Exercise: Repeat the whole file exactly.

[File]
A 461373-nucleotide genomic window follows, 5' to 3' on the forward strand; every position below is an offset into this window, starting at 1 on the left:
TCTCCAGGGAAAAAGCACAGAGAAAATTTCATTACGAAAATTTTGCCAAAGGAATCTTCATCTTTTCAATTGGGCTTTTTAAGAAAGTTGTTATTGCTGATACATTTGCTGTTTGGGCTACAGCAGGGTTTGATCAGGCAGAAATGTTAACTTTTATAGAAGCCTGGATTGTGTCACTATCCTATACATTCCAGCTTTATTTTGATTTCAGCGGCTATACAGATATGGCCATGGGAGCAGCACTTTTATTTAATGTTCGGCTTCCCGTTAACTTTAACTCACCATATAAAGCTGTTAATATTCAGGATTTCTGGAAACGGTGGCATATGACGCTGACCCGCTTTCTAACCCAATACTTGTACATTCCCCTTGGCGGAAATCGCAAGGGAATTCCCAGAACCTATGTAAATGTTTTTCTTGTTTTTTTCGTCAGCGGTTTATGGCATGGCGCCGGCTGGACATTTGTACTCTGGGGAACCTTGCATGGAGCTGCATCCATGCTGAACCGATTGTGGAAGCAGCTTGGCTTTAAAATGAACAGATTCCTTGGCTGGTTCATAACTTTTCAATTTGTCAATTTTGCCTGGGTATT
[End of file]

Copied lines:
A 461373-nucleotide genomic window follows, 5' to 3' on the forward strand; every position below is an offset into this window, starting at 1 on the left:
TCTCCAGGGAAAAAGCACAGAGAAAATTTCATTACGAAAATTTTGCCAAAGGAATCTTCATCTTTTCAATTGGGCTTTTTAAGAAAGTTGTTATTGCTGATACATTTGCTGTTTGGGCTACAGCAGGGTTTGATCAGGCAGAAATGTTAACTTTTATAGAAGCCTGGATTGTGTCACTATCCTATACATTCCAGCTTTATTTTGATTTCAGCGGCTATACAGATATGGCCATGGGAGCAGCACTTTTATTTAATGTTCGGCTTCCCGTTAACTTTAACTCACCATATAAAGCTGTTAATATTCAGGATTTCTGGAAACGGTGGCATATGACGCTGACCCGCTTTCTAACCCAATACTTGTACATTCCCCTTGGCGGAAATCGCAAGGGAATTCCCAGAACCTATGTAAATGTTTTTCTTGTTTTTTTCGTCAGCGGTTTATGGCATGGCGCCGGCTGGACATTTGTACTCTGGGGAACCTTGCATGGAGCTGCATCCATGCTGAACCGATTGTGGAAGCAGCTTGGCTTTAAAATGAACAGATTCCTTGGCTGGTTCATAACTTTTCAATTTGTCAATTTTGCCTGGGTATT